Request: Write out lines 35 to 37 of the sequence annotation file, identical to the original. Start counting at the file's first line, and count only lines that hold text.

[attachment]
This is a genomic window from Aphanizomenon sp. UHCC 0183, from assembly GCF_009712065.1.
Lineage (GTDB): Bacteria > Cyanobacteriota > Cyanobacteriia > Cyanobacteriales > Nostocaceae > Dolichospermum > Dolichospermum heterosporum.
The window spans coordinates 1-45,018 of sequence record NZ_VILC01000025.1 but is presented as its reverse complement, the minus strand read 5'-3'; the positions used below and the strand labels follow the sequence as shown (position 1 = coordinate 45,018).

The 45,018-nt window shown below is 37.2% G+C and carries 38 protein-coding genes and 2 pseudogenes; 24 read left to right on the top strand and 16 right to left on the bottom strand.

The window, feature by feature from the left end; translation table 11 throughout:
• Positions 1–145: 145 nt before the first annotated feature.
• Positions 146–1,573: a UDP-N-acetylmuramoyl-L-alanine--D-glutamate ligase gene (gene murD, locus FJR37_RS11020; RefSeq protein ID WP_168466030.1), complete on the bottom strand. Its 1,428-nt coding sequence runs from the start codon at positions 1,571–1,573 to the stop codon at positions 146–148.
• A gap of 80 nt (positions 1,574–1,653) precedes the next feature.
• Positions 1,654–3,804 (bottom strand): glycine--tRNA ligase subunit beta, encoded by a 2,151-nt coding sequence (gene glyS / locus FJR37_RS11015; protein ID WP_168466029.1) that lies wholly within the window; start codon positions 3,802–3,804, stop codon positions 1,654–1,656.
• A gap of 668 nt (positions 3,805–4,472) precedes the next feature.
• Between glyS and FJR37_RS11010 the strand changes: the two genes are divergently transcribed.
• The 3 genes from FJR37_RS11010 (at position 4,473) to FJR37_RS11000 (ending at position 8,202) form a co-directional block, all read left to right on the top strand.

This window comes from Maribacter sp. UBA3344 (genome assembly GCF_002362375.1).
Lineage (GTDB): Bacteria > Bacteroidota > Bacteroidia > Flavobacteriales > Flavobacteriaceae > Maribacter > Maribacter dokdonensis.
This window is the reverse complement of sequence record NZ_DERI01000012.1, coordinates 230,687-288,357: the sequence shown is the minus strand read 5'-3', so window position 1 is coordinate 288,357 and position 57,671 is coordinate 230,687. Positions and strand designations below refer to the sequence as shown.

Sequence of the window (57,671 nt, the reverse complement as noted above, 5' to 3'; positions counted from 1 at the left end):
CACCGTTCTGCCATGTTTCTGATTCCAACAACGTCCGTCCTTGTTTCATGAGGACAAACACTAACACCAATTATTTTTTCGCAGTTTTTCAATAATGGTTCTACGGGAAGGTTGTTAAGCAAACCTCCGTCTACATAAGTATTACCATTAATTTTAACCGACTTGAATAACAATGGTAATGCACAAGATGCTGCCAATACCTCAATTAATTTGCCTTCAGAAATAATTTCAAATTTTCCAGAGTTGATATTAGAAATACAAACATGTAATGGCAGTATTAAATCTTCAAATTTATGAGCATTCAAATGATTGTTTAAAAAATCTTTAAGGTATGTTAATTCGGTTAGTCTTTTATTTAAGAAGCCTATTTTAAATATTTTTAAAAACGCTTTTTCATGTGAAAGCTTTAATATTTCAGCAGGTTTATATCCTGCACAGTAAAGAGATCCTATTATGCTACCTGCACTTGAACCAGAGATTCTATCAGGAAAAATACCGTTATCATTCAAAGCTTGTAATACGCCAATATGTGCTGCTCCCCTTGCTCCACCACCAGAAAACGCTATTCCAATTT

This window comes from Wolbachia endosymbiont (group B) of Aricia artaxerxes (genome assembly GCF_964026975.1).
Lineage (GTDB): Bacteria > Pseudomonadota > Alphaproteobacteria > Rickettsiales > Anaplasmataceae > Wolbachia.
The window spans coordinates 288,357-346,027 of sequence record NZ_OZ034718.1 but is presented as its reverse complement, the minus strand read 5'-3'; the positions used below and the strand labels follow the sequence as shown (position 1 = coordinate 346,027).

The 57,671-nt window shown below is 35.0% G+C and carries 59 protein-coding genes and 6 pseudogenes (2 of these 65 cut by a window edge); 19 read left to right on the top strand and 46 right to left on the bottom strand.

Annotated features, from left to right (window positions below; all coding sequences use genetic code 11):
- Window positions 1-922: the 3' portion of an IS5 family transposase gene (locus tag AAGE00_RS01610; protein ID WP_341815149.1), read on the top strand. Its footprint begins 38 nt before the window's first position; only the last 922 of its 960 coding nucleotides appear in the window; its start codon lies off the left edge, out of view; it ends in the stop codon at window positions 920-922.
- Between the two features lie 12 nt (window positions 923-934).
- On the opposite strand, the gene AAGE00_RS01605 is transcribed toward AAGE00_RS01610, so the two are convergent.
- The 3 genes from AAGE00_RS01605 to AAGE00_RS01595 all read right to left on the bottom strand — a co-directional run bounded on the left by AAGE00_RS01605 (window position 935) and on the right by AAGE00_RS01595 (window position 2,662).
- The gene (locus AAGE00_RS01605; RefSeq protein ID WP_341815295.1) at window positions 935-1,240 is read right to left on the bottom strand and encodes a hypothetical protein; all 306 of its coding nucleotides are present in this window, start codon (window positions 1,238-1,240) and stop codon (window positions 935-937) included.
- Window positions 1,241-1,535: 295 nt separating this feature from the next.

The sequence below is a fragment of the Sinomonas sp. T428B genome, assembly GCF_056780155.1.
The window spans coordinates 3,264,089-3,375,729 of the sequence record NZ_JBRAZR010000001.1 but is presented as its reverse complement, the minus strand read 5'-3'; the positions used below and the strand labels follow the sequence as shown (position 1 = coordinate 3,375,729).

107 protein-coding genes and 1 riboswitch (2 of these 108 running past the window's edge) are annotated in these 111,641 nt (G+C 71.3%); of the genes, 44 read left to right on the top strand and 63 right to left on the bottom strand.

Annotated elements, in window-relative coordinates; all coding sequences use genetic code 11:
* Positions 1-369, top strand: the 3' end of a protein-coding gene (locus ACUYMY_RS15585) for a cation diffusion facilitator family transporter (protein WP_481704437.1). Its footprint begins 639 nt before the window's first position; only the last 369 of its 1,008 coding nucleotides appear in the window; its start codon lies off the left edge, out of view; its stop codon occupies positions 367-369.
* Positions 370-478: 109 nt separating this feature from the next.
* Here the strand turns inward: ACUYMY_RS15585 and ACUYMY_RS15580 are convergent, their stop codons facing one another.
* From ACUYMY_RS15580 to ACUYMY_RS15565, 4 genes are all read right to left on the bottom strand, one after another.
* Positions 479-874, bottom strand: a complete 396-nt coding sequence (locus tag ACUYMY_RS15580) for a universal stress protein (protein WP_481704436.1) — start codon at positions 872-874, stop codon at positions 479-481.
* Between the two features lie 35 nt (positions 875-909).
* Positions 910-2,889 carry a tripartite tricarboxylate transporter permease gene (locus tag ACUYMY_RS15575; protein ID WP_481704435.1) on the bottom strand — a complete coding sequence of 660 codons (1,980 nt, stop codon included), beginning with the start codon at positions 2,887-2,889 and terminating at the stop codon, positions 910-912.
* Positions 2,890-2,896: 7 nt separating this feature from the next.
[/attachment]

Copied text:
* Here the strand turns inward: ACUYMY_RS15585 and ACUYMY_RS15580 are convergent, their stop codons facing one another.
* From ACUYMY_RS15580 to ACUYMY_RS15565, 4 genes are all read right to left on the bottom strand, one after another.
* Positions 479-874, bottom strand: a complete 396-nt coding sequence (locus tag ACUYMY_RS15580) for a universal stress protein (protein WP_481704436.1) — start codon at positions 872-874, stop codon at positions 479-481.